Lahore ranked world’s most polluted city

Published: November 22, 2019
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Smog hangs in the air around Badshahi Mosque in Lahore. PHOTO: EXPRESS/FILE

Smog hangs in the air around Badshahi Mosque in Lahore. PHOTO: EXPRESS/FILE

LAHORE: Lahore topped the global ranking of cities with the worst air quality on Thursday after air quality went up to ‘hazardous’ with an Air Quality Index (AQI) oscillating between 250 and 300.

This prompted the provincial government to close all public and private schools in Lahore, Gujranwala and Faisalabad on Friday (today) due to the deteriorating air quality, according to an official notification by the Punjab School Education Department. According to the international monitoring agency, AirVisual, the air quality in Lahore and adjoining districts is unhealthy for humans and animals alike. The data indicates that AQI readings ranging between 169 and 380 are being recorded in different areas of the metropolis and its surrounding districts.

‘In Lahore, smog touches alarming levels in nearly two years’

Further, the atmospheric particulate reading of Lahore was recorded as 195 microgrammes per metre cubed; this means that the air quality of Lahore is nineteen times worse than what is considered safe to inhale for humans and animals.

Such a reading indicates that particles, less than 3% of the diameter of human hair, have polluted the atmosphere. These particles are so small that they can only be seen using an electron microscope.

Experts have warned that such particles tend to stay in the air for a longer time. This increases the chances of them being inhaled by humans and animals. Because of their size, these particles are able to enter the body and penetrate the lungs, even entering the circulatory system.

Several studies have indicated a close link between exposure to fine atmospheric particles and premature deaths from heart and lung disease. The particles are also known to trigger and worsen chronic diseases such as asthma, bronchitis and other respiratory ailments.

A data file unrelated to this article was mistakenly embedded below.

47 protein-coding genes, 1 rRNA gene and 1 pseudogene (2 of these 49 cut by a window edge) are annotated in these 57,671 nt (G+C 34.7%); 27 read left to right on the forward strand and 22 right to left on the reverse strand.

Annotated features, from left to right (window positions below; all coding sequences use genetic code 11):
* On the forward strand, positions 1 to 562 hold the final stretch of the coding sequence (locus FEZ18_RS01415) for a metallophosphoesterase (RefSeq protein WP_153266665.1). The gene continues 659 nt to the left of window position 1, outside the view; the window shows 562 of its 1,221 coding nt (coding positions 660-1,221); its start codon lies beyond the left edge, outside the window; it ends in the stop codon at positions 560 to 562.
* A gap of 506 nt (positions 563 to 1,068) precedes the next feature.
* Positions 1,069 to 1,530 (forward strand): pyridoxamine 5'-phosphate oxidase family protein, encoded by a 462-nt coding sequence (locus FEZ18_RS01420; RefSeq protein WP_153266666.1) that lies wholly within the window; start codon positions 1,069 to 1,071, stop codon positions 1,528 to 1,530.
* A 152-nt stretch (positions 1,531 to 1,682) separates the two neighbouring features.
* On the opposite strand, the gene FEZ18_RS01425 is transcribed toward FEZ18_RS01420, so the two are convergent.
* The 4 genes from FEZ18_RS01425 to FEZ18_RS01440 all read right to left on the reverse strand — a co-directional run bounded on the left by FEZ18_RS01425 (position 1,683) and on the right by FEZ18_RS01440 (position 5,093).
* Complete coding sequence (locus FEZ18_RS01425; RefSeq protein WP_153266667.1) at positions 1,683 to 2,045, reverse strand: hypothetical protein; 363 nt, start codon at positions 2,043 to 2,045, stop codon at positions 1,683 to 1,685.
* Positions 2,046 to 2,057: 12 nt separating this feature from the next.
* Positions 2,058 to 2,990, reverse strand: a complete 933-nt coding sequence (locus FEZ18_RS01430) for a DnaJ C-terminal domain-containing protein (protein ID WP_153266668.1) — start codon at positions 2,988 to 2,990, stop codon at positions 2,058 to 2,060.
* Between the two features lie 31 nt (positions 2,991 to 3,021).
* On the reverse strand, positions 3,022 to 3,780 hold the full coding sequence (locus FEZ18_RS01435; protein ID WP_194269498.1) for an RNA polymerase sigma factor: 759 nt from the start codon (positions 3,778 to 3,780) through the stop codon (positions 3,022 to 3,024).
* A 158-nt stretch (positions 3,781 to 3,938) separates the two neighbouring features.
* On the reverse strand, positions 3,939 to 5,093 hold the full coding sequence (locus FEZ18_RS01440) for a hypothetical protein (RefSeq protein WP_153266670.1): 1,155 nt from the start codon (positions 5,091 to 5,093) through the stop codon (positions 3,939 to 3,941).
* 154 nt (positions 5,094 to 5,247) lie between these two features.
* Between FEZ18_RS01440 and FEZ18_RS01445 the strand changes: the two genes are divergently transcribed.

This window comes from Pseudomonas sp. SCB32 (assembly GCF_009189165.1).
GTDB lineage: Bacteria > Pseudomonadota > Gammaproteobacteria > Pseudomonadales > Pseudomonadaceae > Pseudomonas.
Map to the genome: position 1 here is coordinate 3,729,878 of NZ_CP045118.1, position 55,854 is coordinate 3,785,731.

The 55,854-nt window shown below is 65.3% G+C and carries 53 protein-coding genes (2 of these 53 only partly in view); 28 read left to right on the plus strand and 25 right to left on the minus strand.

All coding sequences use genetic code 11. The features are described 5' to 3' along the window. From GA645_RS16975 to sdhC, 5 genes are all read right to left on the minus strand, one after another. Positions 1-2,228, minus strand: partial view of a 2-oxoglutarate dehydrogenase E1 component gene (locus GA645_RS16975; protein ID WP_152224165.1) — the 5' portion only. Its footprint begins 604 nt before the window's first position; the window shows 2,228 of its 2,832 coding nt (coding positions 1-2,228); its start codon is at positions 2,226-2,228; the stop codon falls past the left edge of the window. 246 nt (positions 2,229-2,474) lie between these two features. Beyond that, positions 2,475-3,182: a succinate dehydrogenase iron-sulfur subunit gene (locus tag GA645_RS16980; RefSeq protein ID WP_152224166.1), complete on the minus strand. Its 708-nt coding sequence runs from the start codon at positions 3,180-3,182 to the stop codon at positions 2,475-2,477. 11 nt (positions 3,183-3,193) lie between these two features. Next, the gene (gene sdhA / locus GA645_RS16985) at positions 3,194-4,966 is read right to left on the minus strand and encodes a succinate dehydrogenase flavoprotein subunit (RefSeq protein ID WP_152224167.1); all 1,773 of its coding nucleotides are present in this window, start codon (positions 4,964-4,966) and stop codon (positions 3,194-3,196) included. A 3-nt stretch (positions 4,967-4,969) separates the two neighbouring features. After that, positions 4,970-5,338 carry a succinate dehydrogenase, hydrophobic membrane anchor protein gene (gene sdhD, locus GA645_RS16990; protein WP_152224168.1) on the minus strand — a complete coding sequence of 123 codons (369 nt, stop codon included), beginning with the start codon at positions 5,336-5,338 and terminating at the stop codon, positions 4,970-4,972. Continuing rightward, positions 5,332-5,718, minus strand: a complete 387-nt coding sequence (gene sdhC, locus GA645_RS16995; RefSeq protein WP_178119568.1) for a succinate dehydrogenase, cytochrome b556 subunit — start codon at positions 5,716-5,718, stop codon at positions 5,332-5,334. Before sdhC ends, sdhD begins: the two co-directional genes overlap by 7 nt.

Measures failing to show results

Despite imposing a ban on burning crop residue and garbage in open spaces, several fires have been reported in various districts of Punjab. According to AirVisual’s heat map, many fires have been spotted near Kala Shah Kaku and Shahdara areas.

However, official data released by the Punjab Environment Protection Department (EPD) shows that the air quality in the provincial capital is satisfactory, with an AQI of 183 while the AQI at Wagha air monitoring station is 397. In light of this, the department has advised citizens to stay hydrated and don masks and glasses to minimise the effects of smog.

Speaking to The Express Tribune, medical practitioner Muhammad Ashfaq explained that ordinary disposable masks are not enough to protect citizens from such hazardous levels of pollution.

He advised citizens to purchase special masks designed to keep the wearer from inhaling particles less than 2.5 micrometres in diameter. “These marks are expensive. However, they will be able to better protect you from the effects of smog,” he maintained.

Further, all citizens, especially children and the elderly, should avoid outdoor activities and keep the doors and windows of their houses sealed.

Air quality has rapidly deteriorated as the provincial government has had to close all public and private schools thrice during the current month. Even though the government has initiated awareness campaigns and imposed bans on burning crop residue, majority of citizens still place the blame on their shoulders in the wake of worsening air quality.

Smog forces schools to remain closed today in Punjab

Recently, Adviser to the Prime Minister on Climate Change Malik Amin Aslam announced that the government is launching a special programme, in collaboration with the World Bank, to address air quality issues. He highlighted that several steps have been taken to stop burning of crop stubble, a major contributor to this phenomenon.

Earlier, the government announced that it will distribute masks among school children to minimise the impact of smog.

Published in The Express Tribune, November 22nd, 2019.

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Reader Comments (1)

  • Bunny Rabbit
    Nov 22, 2019 - 11:17AM

    With Delhi and Lahore being just a few hundreds of KMs apart , its not surprising they share these similar traits .ITs due to crop burning each winter. Recommend

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